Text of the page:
Over the past two decades, Assistant Professor Melissa St. Hilaire has examined the effects that disrupting circadian rhythm has on cognitive capabilities, such as reaction, memory and attention.
In one study, she is examining the interaction between menstrual cycles and sleep-wake patterns on neurocognitive function, and in another, she focuses on using predictive analytic and machine learning approaches to assess circadian rhythms in large-scale biomarker data.
The opportunity to teach more brought her to Merrimack College in the fall of 2022 to join the School of Engineering and Computational Sciences faculty as an assistant professor of data science, but she continues her work with Brigham and Women’s in part because of the facilities there.
“There are only a handful of facilities in existence like the one at Brigham and Women’s, where you can do the types of sleep and circadian rhythm studies that are at the core of my research,” St. Hilaire noted. “And part of the uniqueness is the facility is time free. There are no windows or clocks, so participants don’t know what day or time of day it is.”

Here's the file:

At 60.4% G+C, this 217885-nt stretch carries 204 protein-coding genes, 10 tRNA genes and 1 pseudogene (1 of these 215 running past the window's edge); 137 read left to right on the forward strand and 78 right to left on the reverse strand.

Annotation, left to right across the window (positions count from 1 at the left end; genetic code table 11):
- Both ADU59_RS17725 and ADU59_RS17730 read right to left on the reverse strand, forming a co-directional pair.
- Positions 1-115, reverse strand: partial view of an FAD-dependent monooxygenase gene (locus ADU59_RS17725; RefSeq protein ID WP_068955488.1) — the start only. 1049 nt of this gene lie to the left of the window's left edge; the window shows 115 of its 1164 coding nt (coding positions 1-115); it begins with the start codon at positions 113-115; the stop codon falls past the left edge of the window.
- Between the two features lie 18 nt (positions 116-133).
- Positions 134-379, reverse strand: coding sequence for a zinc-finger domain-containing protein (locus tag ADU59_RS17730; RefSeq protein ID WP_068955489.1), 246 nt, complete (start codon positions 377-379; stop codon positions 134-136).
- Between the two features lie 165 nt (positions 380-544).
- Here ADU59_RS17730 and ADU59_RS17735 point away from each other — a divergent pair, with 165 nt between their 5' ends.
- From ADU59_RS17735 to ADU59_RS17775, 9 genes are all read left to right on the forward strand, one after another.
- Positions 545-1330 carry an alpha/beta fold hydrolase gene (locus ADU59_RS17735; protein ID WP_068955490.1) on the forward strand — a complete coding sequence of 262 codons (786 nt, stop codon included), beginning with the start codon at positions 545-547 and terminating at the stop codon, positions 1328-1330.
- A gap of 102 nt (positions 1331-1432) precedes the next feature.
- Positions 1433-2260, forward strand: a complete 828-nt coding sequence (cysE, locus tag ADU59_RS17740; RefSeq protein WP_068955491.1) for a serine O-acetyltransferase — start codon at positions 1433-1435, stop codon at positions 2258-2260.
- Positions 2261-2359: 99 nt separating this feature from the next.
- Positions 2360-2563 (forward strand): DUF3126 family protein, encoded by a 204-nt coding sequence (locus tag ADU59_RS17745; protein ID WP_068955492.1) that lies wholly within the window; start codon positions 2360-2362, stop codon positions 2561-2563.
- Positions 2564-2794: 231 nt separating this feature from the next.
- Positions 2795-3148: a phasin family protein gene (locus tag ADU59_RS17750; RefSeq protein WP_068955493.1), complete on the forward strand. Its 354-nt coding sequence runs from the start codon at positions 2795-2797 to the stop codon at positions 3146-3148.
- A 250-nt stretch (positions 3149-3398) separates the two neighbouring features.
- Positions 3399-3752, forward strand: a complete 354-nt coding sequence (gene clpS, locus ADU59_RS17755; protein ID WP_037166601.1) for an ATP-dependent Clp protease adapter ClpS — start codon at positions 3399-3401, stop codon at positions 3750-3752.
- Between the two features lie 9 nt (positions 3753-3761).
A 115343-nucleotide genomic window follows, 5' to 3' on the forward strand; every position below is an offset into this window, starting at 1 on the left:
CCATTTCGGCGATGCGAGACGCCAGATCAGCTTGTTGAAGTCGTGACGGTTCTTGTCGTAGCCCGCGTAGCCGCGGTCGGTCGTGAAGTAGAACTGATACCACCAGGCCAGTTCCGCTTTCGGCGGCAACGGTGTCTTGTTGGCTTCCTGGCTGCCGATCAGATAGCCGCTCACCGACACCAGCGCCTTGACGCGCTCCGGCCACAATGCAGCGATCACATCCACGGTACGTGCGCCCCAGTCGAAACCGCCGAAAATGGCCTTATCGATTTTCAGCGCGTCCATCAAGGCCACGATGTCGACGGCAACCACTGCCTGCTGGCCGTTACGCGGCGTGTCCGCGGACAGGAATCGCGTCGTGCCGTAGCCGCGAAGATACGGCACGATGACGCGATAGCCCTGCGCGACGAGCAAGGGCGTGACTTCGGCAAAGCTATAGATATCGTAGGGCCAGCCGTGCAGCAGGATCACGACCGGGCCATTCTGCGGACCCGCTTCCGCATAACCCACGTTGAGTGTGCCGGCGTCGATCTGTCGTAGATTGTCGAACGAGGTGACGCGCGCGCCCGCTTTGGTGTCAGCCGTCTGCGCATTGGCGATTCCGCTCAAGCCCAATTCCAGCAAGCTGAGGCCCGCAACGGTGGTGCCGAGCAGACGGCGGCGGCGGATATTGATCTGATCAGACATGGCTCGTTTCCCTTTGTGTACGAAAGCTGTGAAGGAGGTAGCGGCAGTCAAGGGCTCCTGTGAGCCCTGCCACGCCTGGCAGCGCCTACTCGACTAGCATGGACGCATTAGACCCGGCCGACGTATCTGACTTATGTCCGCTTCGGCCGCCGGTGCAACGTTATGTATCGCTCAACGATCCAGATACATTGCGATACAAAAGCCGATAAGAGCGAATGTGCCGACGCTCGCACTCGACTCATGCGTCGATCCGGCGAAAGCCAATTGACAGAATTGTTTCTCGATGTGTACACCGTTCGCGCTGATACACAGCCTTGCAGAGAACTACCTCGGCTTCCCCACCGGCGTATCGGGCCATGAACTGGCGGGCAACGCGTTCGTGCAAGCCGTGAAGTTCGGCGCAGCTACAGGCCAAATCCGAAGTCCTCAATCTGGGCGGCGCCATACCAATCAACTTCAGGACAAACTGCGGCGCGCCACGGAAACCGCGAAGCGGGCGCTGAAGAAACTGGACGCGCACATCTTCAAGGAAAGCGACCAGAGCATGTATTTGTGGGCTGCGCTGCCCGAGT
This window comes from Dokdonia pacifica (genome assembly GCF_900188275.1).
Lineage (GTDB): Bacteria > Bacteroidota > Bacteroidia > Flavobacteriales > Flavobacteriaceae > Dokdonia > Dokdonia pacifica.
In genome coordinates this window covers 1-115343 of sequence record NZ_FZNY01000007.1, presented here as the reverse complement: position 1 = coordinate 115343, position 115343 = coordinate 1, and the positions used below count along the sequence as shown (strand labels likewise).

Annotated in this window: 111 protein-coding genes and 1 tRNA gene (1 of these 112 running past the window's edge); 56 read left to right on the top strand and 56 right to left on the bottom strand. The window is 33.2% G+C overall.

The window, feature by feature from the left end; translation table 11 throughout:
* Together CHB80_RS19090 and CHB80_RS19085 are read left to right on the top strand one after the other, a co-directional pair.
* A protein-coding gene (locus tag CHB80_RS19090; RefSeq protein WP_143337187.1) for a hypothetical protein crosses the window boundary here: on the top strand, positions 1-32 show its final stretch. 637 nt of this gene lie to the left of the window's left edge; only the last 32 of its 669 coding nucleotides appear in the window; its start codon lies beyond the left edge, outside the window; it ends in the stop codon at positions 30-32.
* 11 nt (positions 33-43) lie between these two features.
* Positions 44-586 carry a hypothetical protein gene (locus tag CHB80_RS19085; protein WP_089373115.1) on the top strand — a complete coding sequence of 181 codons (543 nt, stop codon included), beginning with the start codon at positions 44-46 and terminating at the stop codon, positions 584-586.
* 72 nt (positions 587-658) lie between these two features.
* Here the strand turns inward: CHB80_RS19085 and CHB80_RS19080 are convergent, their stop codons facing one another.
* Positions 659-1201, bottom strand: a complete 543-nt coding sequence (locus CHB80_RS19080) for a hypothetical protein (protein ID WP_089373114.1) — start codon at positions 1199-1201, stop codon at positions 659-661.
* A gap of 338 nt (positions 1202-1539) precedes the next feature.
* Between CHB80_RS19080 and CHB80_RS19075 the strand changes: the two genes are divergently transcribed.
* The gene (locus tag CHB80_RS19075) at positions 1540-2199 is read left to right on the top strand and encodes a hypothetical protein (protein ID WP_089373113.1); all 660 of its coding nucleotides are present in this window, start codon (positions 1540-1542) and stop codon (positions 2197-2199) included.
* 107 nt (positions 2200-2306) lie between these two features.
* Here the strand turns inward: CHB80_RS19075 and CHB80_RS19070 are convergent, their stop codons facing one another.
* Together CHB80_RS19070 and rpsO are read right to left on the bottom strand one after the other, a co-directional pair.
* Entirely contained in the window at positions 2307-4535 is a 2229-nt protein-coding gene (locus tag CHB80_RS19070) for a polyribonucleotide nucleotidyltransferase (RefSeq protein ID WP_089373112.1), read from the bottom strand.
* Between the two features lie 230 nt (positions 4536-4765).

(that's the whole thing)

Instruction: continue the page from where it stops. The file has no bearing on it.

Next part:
This allows St. Hilaire and her colleagues the ability to influence and control aspects of the environment and delve deeper into the impacts that circadian rhythms have on health and neurocognitive function. Her time at Merrimack has not only given her new avenues of teaching, but also opened new opportunities for research work.
She recently collaborated with colleagues from the psychology, criminology and exercise and rehabilitation sciences departments to submit new grants to the National Institutes of Health and the National Institutes of Justice. She will also soon start a clinical trial as part of Merrimack College’s Strategic Academic Research Trajectory Package (START) program, investigating relationships between sleep and fertility.
“There have been great internal collaborations and there are new areas of research I wouldn’t be pursuing if I wasn’t at Merrimack,” St. Hilaire said.